Thursday, November 18, 2004

UK Regulator Seeks Changes from BT, Not a Break-up

Ofcom, the official telecom regulator in the U.K., published its proposals to support the growth of greater competition, innovation and investment certainty in the UK telecommunications sector. The proposals are intended to prepare the ground for a new regulatory framework as the market undergoes a migration to next-generation networks based on IP.

Following a strategic review of the market, Ofcom said it has identified two key problems:

  • Firstly, an unstable market structure in fixed telecoms, dominated by BT and with alternative providers that are, in the main, fragmented and of limited scale.

  • Secondly, the continuance of a complex regulatory mesh, devised over twenty years of regulation and in many areas dependent upon intrusive micro-management to achieve its purposes, yet which, in aggregate, has failed effectively to address the core issue of BT's control of the UK-wide access network.

Rather than a breakup of BT, Ofcom said it prefers an approach that requires BT to deliver real equality of access. Ofcom is proposing that the most effective way to deliver the changes required will be for regulation to address head-on the barriers preventing competitive wholesale access to BT's network. Real equality of access would mean that BT must offer competitors the same or similar wholesale products and prices, as are made available by BT to its own retail businesses, and; transactional processes, as are made available by BT for the use of its own retail businesses. Ofcom would require BT to make changes to its wholesale products, product development process and transactional processes; it would also require BT to commit to substantive behavioural and organisational changes.

Ofcom is proposing that if a fit-for-purpose Wholesale Line Rental product is successfully introduced in 2005, a staged withdrawal of retail voice regulation would follow. This would also be accelerated as converged voice and data services develop and competition between fixed and mobile services increases.

Ofcom also intends to re-examine the scope for deregulation of telecommunications services directed at larger businesses, opening up the prospect of BT having greater flexibility to package services for the largest corporate customers.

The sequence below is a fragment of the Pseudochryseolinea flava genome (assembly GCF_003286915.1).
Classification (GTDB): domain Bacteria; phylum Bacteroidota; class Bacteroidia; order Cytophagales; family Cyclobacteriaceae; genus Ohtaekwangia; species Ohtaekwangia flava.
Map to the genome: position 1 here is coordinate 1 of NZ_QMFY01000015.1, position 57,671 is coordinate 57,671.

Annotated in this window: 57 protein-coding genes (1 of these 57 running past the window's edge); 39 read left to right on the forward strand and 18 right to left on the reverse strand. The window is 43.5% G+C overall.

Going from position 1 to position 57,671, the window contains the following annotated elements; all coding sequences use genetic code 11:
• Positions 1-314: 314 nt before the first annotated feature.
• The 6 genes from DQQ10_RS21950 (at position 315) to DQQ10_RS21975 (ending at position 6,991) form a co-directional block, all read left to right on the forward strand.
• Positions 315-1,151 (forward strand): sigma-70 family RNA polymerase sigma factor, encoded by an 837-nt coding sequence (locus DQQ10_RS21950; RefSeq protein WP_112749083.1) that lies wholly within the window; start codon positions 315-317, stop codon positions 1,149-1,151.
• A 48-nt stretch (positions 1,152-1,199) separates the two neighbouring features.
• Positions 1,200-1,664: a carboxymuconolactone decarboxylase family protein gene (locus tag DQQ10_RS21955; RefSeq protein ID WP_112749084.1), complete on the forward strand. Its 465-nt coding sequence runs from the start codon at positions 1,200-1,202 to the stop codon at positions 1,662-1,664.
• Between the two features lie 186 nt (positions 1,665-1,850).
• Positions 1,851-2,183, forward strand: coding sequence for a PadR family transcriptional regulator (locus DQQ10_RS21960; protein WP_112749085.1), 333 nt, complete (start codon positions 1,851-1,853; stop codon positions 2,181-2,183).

In response, BT's Chief Executive, Ben Verwaayen said: "We welcome Ofcom's call for a new settlement where regulation is tightly focused on the parts of the market that need it, with deregulation elsewhere. This would be a real prize for the industry, consumers and for British competitiveness. We will engage constructively with Ofcom and the industry during the final phase of the Strategic Review, looking forward to achieving regulatory certainty that will encourage investment and innovation."
  • The UK government licensed the first telecom competitor (Mercury) in 1980s and encouraged the company to build its own network. From 1994 to 1997, the regulator at that time (Oftel) favored competition between fixed-line companies that owned their own networks - and particularly those with networks that actually came into homes and offices, such as cable operators. Oftel also licensed two extra mobile networks, so that there were four network operators competing from the mid-1990s. However, in the mid-1990s Oftel was less favourable to companies that did not own a network. In fact, it has only been since 1998 that regulation has made it easier for service providers such as Centrica and Carphone Warehouse to launch phone-call services.

  • There are five mobile network operators in the UK, plus others which offer services by using another company's network. On the other hand, BT has an 80% share of the residential phone market, and supplies most business lines as well. For Internet access, it seems at first glance that there's a whole variety of internet service providers (such as AOL and Freeserve) supplying narrowband and broadband services to homes and offices. However, almost all of them use just one of two networks -- cable or DSL.

See also